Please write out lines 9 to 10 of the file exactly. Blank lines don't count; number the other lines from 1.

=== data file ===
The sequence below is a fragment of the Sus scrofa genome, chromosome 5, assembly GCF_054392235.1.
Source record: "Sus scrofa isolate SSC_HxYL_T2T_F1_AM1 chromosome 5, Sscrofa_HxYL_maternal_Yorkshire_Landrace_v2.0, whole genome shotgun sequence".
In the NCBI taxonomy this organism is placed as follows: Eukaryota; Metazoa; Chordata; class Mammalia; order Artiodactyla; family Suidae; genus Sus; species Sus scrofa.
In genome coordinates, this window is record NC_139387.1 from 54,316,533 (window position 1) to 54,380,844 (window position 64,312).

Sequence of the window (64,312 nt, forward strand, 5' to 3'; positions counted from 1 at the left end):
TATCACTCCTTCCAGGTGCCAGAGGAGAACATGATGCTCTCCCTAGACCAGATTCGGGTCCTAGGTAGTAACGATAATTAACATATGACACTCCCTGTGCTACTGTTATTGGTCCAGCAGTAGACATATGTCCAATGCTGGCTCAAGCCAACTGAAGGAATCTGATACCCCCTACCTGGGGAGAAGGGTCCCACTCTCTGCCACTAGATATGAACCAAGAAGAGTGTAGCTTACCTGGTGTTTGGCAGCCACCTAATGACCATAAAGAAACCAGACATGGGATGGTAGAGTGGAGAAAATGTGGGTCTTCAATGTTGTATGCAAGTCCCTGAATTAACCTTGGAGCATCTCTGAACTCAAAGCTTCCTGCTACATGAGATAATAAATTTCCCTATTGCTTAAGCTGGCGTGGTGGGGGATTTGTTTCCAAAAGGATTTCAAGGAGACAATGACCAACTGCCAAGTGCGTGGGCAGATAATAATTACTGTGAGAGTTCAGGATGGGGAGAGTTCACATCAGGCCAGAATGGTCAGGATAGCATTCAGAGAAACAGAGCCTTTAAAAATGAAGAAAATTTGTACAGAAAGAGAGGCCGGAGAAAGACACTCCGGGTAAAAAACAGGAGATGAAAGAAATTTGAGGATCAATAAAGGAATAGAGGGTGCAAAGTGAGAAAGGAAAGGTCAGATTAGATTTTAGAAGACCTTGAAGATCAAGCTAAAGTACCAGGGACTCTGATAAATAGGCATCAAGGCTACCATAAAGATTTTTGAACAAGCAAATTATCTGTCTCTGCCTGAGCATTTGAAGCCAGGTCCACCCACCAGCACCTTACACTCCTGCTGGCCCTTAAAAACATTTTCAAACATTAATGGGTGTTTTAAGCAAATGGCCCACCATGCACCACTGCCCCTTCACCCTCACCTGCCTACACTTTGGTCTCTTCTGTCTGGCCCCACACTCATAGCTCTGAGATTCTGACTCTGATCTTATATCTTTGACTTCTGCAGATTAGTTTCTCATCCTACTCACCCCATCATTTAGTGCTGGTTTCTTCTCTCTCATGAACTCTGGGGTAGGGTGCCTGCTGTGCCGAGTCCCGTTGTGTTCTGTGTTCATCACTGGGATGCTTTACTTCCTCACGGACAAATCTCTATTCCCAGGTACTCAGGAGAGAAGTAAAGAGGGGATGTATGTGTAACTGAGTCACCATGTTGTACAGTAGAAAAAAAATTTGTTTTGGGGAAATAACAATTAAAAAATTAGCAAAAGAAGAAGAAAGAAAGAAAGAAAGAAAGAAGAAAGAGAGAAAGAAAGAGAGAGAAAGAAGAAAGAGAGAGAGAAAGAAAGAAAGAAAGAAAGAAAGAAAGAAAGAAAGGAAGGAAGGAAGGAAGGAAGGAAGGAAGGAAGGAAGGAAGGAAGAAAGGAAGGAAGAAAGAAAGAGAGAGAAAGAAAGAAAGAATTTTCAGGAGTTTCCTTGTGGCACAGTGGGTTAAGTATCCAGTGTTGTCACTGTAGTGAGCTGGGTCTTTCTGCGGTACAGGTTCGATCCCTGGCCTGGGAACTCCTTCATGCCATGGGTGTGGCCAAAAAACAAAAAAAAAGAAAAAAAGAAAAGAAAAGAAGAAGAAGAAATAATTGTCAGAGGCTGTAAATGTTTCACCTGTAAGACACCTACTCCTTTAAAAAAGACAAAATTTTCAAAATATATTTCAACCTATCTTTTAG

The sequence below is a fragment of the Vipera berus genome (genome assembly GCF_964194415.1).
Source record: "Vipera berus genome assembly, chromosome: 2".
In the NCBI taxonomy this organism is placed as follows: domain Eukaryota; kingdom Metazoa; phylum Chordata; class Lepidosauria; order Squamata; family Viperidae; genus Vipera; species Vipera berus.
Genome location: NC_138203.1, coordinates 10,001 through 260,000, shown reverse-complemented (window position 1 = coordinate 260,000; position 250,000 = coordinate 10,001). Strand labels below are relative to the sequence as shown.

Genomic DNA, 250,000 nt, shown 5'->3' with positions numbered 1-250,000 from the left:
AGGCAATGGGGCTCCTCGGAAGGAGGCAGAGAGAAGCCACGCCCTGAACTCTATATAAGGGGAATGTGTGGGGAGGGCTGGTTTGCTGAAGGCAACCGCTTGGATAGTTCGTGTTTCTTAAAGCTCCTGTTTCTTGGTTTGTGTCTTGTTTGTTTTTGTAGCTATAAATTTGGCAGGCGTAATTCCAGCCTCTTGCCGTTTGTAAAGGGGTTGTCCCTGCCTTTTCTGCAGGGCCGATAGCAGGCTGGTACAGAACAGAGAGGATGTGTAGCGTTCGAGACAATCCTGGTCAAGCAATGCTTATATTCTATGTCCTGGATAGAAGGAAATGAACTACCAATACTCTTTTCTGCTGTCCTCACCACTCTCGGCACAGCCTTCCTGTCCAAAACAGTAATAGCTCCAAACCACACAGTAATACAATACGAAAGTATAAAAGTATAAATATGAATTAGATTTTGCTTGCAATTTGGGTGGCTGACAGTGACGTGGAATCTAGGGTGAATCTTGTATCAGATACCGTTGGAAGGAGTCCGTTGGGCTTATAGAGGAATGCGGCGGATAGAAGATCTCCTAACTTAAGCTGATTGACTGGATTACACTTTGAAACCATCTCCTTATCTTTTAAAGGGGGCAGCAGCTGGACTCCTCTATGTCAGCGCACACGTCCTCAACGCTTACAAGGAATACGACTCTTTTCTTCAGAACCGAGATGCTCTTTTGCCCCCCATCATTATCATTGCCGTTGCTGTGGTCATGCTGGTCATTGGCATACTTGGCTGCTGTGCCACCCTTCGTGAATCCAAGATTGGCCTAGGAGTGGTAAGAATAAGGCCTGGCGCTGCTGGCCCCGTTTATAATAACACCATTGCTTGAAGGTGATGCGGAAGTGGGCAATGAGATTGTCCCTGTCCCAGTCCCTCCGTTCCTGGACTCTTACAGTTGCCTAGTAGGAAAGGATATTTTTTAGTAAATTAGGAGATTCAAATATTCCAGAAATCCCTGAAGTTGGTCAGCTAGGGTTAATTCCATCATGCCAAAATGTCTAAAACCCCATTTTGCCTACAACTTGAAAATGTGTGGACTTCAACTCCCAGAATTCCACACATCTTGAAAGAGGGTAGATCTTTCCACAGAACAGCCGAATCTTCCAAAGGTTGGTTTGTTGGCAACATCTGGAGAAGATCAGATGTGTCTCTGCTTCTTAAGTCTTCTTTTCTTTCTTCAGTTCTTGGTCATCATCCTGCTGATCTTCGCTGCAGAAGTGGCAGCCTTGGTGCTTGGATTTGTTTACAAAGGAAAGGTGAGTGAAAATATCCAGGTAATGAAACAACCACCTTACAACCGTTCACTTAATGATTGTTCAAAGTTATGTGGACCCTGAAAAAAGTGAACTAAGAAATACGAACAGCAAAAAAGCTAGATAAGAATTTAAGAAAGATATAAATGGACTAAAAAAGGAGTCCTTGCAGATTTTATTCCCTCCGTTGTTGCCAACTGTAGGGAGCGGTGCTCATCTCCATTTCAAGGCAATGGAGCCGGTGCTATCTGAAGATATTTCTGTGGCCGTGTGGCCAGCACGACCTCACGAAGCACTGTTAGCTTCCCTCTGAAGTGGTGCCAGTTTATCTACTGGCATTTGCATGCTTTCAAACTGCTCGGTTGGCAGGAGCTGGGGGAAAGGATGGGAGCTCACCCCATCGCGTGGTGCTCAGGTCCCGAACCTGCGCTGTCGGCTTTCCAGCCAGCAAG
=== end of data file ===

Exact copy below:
In the NCBI taxonomy this organism is placed as follows: domain Eukaryota; kingdom Metazoa; phylum Chordata; class Lepidosauria; order Squamata; family Viperidae; genus Vipera; species Vipera berus.
Genome location: NC_138203.1, coordinates 10,001 through 260,000, shown reverse-complemented (window position 1 = coordinate 260,000; position 250,000 = coordinate 10,001). Strand labels below are relative to the sequence as shown.